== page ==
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3460 - THE SPANISH TRADE IN KRAAK PORCELAIN TO THE NEW WORLD AND ITS IMPACT ON THE LOCAL CERAMIC INDUSTRY

At the end of the Ming dynasty, a new style of blue and white porcelain was made in vast quantities at private kilns in Jingdezhen, the largest and most important kiln complex in China, situated in Jiangxi province. This distinctive porcelain, commonly known in the west as kraak , became the largest and most varied group of Jingdezhen export porcelain manufactured throughout the reigns of Wanli (1573-1620), Tianqi (1621-1627) and Chongzhen (1628-1644). It is the first Jingdezhen blue and white export porcelain that was mass-produced and shipped in large quantities around the world. The sea routes not only of the Portuguese - the first Europeans to engage in maritime commerce in the Orient - but also of the Spanish and later the Dutch, played an important role in the trade of kraak porcelain.

This paper will give an overview of the Spanish trade in kraak porcelain. After the discovery of the New World in 1492, the Spanish followed the Portuguese in the overseas expansion to Asia. The founding of Manila in the Philippines in 1571, only four years after a Ming maritime trade ban had been lifted, gave the Spanish Crown a foothold in the profitable Asian commercial network. Manila quickly became Spain's eastern depot for the shipment of porcelain both home and to the New World via the trans-Pacific trade route. The porcelain destined for the Spanish vice-royalties was shipped in the so-called Manila Galleon that set sail from Manila to Acapulco. Most of the porcelain was taken to Mexico City where a small quantity was carried by mules to Veracruz and then loaded onto galleons that sailed to Seville.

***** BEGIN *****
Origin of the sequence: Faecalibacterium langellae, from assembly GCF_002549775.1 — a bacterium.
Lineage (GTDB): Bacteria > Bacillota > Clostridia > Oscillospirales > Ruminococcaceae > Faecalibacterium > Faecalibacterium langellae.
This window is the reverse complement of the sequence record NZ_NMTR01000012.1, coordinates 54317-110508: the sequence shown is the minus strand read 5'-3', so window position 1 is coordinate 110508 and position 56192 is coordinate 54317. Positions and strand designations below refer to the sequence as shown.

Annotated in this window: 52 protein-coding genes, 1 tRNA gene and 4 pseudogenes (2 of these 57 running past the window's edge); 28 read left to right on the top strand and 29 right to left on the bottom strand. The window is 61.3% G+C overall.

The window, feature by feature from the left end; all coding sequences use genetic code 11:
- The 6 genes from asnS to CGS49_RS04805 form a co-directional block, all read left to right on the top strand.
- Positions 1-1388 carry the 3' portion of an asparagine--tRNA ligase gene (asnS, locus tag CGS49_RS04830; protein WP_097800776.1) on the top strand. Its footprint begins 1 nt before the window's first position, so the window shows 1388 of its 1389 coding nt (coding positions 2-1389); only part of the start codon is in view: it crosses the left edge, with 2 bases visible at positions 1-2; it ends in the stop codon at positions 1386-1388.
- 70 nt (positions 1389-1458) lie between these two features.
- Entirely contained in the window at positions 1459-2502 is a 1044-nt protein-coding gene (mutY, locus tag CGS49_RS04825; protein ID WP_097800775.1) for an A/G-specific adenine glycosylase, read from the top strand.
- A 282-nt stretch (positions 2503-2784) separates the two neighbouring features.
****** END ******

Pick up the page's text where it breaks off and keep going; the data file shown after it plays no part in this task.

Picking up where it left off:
Archaeological evidence yielded from Spanish settlements in Asia and the New World, kraak porcelain finds from datable shipwrecks as well as shards found on the coast of California, will be discussed along with an apparently unique kraak armorial piece that was specially commissioned for the Spanish market. This paper will also discuss the profound and lasting impact that kraak porcelain imported to the New World had on the local ceramic industry, which responded rapidly to the new demand for tin-glazed earthenware (majolica) imitations of kraak porcelain once its production in China, came to a halt.

Palavras-chaves: Kraak, Spanish, New World, majolica, porcelain

Autores: Canepa, Teresa (Independent researcher, United Kingdom/Ver Königr)

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